Hey everybody! I’m am going to speak ultimate truth right about…now.
Doll Photography is hard. Like, really hard.
I would list some of the struggles that go hand in hand with it, but that would go on for a whole year.
So to convince you if you are not yet ready to admit, here is a comparison of my doll photography then vs. now:
August, 2015 January, 2017
Yeah. So there. It’s taken me over a year to progress from that to this.
You may be starting out, and your photography may look like the first picture. But don’t be ashamed. In 2015, I took pictures with an iPhone 4. And now, I take pictures with a Canon PowerShot 5×120 IS. If your doll pictures don’t look like picture 2, there is absolutely no need to feel bad about it.
The truth is, your photography is GREAT no matter what. It’s all in what resources you have. Because in 2015, I had absolutely no access to a good quality camera. But this post isn’t about my photography timeline, it’s about helping you get to point B.
With these tips, you will get either Better results or Amazing results, I guarantee. If you have any questions, feel absolutely free to ask them in the comments, just be aware that I’m not saying I’m a pro photographer, I’m a total rookie. 😛
Tip #1: ZOOMETY ZOOM ZOOM. ZOOM.
This is the ultimate secret to doll photography, the big change. YOU DON’T HAVE TO HUMANLY GET UP AND MOVE CLOSER TO YOUR DOLL. Technology in lenses allow us to be a lot lazier than that. XD
I have taken all of my recent pictures several steps away from the doll. It’s a miracle. Here is how to take absolute advantage of the zoom on your apple device/camera:
- Set up the doll
- take a few steps away from her
- if you have a camera, make sure it is set to the mode that makes it easy to focus
- zoom into the doll, but not too much!
- focus on her so that the background is blurred, but the doll is clear.
- take the picture, just be sure to hold the camera very steady, or else the photo won’t turn out
The photos above have been taken using this trick. It looks best in a wide area or field with hills, but since some of you might not have access to that, your backyard would be the next best thing.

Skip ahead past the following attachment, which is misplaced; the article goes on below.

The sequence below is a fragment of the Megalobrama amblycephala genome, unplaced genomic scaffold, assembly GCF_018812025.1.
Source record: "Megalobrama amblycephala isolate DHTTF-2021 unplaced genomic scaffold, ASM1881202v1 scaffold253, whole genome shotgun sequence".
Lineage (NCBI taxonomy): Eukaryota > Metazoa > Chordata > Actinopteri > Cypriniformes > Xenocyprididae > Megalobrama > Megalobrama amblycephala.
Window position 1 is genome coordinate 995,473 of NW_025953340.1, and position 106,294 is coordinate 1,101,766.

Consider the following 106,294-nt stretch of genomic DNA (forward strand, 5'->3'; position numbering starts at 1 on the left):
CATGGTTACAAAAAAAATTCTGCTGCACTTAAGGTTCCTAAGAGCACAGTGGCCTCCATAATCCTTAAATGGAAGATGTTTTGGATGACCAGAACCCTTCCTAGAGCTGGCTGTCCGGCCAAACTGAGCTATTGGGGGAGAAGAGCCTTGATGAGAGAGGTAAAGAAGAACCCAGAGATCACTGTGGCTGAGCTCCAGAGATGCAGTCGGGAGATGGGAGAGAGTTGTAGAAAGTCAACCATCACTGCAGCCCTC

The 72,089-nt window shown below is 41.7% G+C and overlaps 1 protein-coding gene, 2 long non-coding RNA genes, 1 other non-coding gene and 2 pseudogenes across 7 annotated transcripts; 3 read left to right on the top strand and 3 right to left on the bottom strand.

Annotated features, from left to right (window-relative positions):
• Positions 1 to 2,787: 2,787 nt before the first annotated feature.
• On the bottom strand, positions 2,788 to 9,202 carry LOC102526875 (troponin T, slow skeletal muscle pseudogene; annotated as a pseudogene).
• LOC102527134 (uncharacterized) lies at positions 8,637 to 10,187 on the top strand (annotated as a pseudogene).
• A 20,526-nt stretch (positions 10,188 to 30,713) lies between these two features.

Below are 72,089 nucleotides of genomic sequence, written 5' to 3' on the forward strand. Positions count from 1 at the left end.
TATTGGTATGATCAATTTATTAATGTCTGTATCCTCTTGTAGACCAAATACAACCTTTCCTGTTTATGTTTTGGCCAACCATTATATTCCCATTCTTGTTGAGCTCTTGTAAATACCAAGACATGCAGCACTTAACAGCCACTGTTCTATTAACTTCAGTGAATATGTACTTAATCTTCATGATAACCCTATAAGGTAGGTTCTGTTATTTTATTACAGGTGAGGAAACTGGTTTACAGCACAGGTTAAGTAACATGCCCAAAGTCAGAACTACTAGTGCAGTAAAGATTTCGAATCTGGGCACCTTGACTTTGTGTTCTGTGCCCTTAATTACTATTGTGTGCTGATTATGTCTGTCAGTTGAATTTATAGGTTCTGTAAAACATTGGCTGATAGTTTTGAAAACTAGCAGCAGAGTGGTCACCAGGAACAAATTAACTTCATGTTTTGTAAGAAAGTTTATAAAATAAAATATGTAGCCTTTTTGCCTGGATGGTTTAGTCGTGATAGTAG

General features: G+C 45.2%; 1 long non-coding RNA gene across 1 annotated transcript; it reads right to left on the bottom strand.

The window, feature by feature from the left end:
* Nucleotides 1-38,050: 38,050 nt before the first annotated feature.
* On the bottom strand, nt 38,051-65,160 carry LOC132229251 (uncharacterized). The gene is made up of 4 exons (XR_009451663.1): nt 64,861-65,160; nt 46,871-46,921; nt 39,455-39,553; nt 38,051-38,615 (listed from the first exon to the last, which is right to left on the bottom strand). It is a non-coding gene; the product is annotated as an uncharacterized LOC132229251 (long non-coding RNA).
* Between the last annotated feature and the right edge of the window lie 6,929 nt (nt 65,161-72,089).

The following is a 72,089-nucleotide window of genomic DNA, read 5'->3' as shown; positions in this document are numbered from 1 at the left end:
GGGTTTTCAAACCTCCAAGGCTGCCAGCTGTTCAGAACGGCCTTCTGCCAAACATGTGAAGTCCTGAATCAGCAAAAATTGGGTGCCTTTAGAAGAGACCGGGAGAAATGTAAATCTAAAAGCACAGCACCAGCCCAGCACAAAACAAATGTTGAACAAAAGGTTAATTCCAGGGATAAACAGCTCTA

Tip #2: Pay attention
This one just takes practice and time. Sure, sometimes it annoys people when your doll is completely blurred, out of focus, or her hair hasn’t been brushed.
But let’s be honest, EVERY SINGLE doll blogger has done that.
If you look in the archives on any doll blog, I can guarantee that they have a “bad” photo or two. Or thirty seven.
So here is a quick checklist when I’m going out for a photo shoot:
- Is my doll’s hair frizzy or in a bad hairstyle?
- is my finger in the way of the shot?
- Does my doll have shoes on?
- Does her outfit match?
- Have I changed her completely from the last photo shoot? (hopefully yes)
- Could I spice up her outfit with a hat or a piece of jewelry?
- I need to hold the camera STILL.
- is there anything distracting in the background? (person’s foot, bright car, etc.)
- Is my lighting correct???
I’m slightly embarrassed by the first picture. That one is one of the most horrid I have ever taken. First, Ellie’s hair is a MESS, there’s a giant blow house is the background, she is completely out of focus, I used no zoom, and worst of all, She is in direct sunlight.
Okay, so this problem is the key element to getting better at your doll photos.
You have a brilliant photo shoot idea, you get your doll dressed, and (hopefully) tame her hair, and…
It’s 3:00 on a sunny afternoon.
There is no shade, no overcast, and lots of sun.
Okay, I’m just going to say this straight out, SUNNY PHOTOGRAPHS TURN OUT REALLY BAD. At least mine do.
So here are the weather conditions you need for a good photo shoot:
- overcast weather, or a shady spot
- not actively raining, your lens could get damaged
- not in front of something horrible, like a screen door or a mesh pool fence
Tip #4: Focus
You need to focus on your doll. Focus is basically when everything but you subject is blurred. So above, Paisley is in full FOCUS, and the background with leaves, and a rustic fence to the woods is not.
If you are on an iPhone, just tap the doll, and all the sunlight will flow to her, and HOPEFULLY, she will be in focus.
If you are on a camera, you need to figure out which camera setting is best for focusing. So on my camera, I set it to portrait, because I’m usually taking a portrait style photo of my doll’s face. Then, I set it to Macro, instead of normal, but manual focus sometimes works as well. Then I click the button HALFWAY, it makes a beep sound, focuses, and that signals for me to take the picture.
I hoped you learned a thing or two about how to take better doll pictures! Be sure to try out these tips in your next photo shoot!
Do you have any tips I didn’t mention in this post? If so, be sure to comment down below!